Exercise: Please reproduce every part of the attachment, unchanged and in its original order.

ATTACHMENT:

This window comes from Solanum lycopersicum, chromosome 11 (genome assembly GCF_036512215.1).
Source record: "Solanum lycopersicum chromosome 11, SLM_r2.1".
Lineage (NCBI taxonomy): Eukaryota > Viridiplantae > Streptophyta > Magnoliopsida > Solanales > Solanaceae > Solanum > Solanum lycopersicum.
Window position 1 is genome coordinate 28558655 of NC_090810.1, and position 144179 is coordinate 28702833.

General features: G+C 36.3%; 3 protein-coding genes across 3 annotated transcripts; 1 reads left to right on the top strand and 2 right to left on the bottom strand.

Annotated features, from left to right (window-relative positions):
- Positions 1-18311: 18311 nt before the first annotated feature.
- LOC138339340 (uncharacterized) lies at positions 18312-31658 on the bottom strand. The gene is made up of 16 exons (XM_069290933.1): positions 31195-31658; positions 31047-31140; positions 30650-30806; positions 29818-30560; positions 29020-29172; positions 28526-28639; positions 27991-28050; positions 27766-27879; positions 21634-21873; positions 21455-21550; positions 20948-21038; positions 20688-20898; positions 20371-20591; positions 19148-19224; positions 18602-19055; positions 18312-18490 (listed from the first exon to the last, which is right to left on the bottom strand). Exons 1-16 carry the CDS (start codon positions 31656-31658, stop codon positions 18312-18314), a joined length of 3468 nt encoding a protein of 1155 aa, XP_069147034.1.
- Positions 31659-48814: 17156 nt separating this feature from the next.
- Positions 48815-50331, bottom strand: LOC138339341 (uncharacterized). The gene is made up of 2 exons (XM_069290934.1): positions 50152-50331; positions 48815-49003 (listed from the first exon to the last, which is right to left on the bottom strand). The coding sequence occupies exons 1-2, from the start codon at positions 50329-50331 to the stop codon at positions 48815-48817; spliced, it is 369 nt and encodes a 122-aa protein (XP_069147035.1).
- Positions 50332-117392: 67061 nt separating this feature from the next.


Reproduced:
This window comes from Solanum lycopersicum, chromosome 11 (genome assembly GCF_036512215.1).
Source record: "Solanum lycopersicum chromosome 11, SLM_r2.1".
Lineage (NCBI taxonomy): Eukaryota > Viridiplantae > Streptophyta > Magnoliopsida > Solanales > Solanaceae > Solanum > Solanum lycopersicum.
Window position 1 is genome coordinate 28558655 of NC_090810.1, and position 144179 is coordinate 28702833.

General features: G+C 36.3%; 3 protein-coding genes across 3 annotated transcripts; 1 reads left to right on the top strand and 2 right to left on the bottom strand.

Annotated features, from left to right (window-relative positions):
- Positions 1-18311: 18311 nt before the first annotated feature.
- LOC138339340 (uncharacterized) lies at positions 18312-31658 on the bottom strand. The gene is made up of 16 exons (XM_069290933.1): positions 31195-31658; positions 31047-31140; positions 30650-30806; positions 29818-30560; positions 29020-29172; positions 28526-28639; positions 27991-28050; positions 27766-27879; positions 21634-21873; positions 21455-21550; positions 20948-21038; positions 20688-20898; positions 20371-20591; positions 19148-19224; positions 18602-19055; positions 18312-18490 (listed from the first exon to the last, which is right to left on the bottom strand). Exons 1-16 carry the CDS (start codon positions 31656-31658, stop codon positions 18312-18314), a joined length of 3468 nt encoding a protein of 1155 aa, XP_069147034.1.
- Positions 31659-48814: 17156 nt separating this feature from the next.
- Positions 48815-50331, bottom strand: LOC138339341 (uncharacterized). The gene is made up of 2 exons (XM_069290934.1): positions 50152-50331; positions 48815-49003 (listed from the first exon to the last, which is right to left on the bottom strand). The coding sequence occupies exons 1-2, from the start codon at positions 50329-50331 to the stop codon at positions 48815-48817; spliced, it is 369 nt and encodes a 122-aa protein (XP_069147035.1).
- Positions 50332-117392: 67061 nt separating this feature from the next.